Around 90,000 customers faced sensitive data leaks, including eligibility for purchase, loan, or lease, driver’s license numbers, dates of birth, Social Security or social insurance numbers, account or loan numbers, and tax identification numbers. Volkswagen is offering free credit protection and monitoring services for those affected.

Read the full story.


Peloton Bike+ suffered from complete takeover vulnerabilities 

McAfee security researchers Sam Quinn and Mark Bereza found a pretty gaping hole in the Peloton Bike+ where an attacker could infiltrate the bike’s main computer, a simple Android tablet and run just about any Android app on it. In contrast, the bike continued to function like normal.

Peloton was notified of the bug by McAfee and has since then patched the vulnerability. While the vulnerability might’ve required physical access to the bike, it wasn’t tough to exploit. It could’ve given threat actors complete control over the bike, including its camera and mic systems.

Read the full story.

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US nuclear weapon contractor hit by ransomware

Sol Oriens, a US unclear weapons contractor, was hit by a ransomware attack allegedly by the REvil Ransomware gang. The gang also claimed to be auctioning the stolen data online.

The gang claims to have stolen business and employee data, including salary details and social security numbers. As proof, the group also published images of a hiring overview and payroll document and a wages report.

Read the full story..


Spanish Ministry of Labor and Social Economy cyberattacked

In what the officials reported to be a simple ‘computer attack,’ Spain’s Ministry of Labour and Social economy’s communications office and multimedia room were down. However, the Ministry’s website continued functioning as normal.

Read the full story.


CVS health’s misconfiguration exposes billions of health records online

Researcher Jeremiah Fowler and WebsitePlanet revealed an online database belonging to CVS Health containing over a billion health records on June 15. The database wasn’t password protected and had no other type of authentication to protect it from unauthorised use.

NordVPN confirms that one of its datacenters was hacked

The database was over 204GB in size and was exposed simply because of misconfigured cloud services. CVS reported that an unnamed vendor managed the database on their behalf, and public access was restricted as soon as they were notified of the exposure by WebsitePlanet. 

Read the full story.

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Israeli Cheif-of-Staff hacked by Iran’s state-sponsored cybercriminal

A state-sponsored cybercriminal working for Iran and identified as Yaser Balaghi attacked the computer of a former Israeli Defence Force chief and gained access to his entire database.

Unknowingly, the hacker later left behind a trail of his identity as he went about bragging of the hack, eventually being identified and forcing Iran to shut down a cyber operation targeting 1800 people worldwide, including Israeli army generals, Persian Gulf human rights defenders, and academics.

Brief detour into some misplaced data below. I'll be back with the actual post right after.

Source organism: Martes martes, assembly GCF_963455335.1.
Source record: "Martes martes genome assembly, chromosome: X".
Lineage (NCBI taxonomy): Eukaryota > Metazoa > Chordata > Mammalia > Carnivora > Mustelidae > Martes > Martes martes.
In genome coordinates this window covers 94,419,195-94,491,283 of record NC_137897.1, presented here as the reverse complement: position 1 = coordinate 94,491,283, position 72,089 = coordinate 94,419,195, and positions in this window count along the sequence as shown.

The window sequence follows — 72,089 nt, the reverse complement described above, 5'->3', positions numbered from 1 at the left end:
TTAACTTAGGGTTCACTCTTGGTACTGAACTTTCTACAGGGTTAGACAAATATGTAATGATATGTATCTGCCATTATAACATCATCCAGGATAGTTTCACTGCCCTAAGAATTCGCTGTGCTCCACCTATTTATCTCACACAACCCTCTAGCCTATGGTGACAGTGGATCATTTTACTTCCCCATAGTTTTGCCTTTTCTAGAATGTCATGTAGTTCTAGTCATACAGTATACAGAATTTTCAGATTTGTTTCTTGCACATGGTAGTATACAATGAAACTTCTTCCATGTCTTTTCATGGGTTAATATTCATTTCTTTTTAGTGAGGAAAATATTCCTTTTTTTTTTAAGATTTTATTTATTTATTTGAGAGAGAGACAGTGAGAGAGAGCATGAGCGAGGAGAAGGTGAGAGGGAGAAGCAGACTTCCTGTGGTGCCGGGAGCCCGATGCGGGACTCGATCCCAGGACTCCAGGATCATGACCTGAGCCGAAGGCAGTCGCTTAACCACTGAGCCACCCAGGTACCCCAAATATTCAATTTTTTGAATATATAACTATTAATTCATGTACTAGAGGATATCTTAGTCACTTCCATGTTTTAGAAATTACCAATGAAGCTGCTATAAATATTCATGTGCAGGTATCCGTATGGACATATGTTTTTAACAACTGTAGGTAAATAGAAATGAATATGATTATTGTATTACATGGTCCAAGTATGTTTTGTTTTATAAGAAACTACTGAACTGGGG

Read the full story.


Electronic Arts get tricked into infiltration

Popular video game publisher, EA, was tricked into infiltration after a group of hackers gained access to its Slack channel, tricked the company’s IT support into request a multifactor authentication token to gain access to EA’s corporate network.

The hack resulted in 708 GB worth of data, including FIFA 21’s source code and tool FIFA 22 API keys, SDK and debugging tools, among other tools, SDK and API keys being sold online in a cybercriminal forum.

Read the full story.


More on cybersecurity attacks in June 2021

Many other attacks took place all across the month, both on small and large scales. Microsoft’s Halo dev site was breached using a dependency hijacking method by a researcher who had ethically hacked over 35 major tech companies. 

A hacker tried to extort a Dutch pizza chain — New York Pizza, which led to disclosing the breach. American supermarket chain Wegmans also saw a similar breach, disclosing that a breach had leaked customer data. And while we’re still on the topic of food companies, Eggfree Cake Box also reported that a data breach had exposed customer’s credit card numbers. 

Microsoft wasn’t spared any breath in the last month, seeing multiple attacks. Scammers bypassed Office 365 authentication in BEC attacks, while SEO poisoning was used to backdoor their systems and steal sensitive information. Windows 10 was targeted by PuzzleMaker hackers using a Chrome 0-day vulnerability, and the Office MSGraph vulnerability was exposed as well. 

Several cities, municipalities and a bunch of other organisations came under fire from cyberattacks as well. A ransomware attack hit Massachusetts’ largest ferry service while Chinese threat actors hacked the NYC MTA using a Pulse Secure 0-day vulnerability. Pakistan-linked hackers also got their hands in on the action when they targeted an Indian power company with ReverseRat.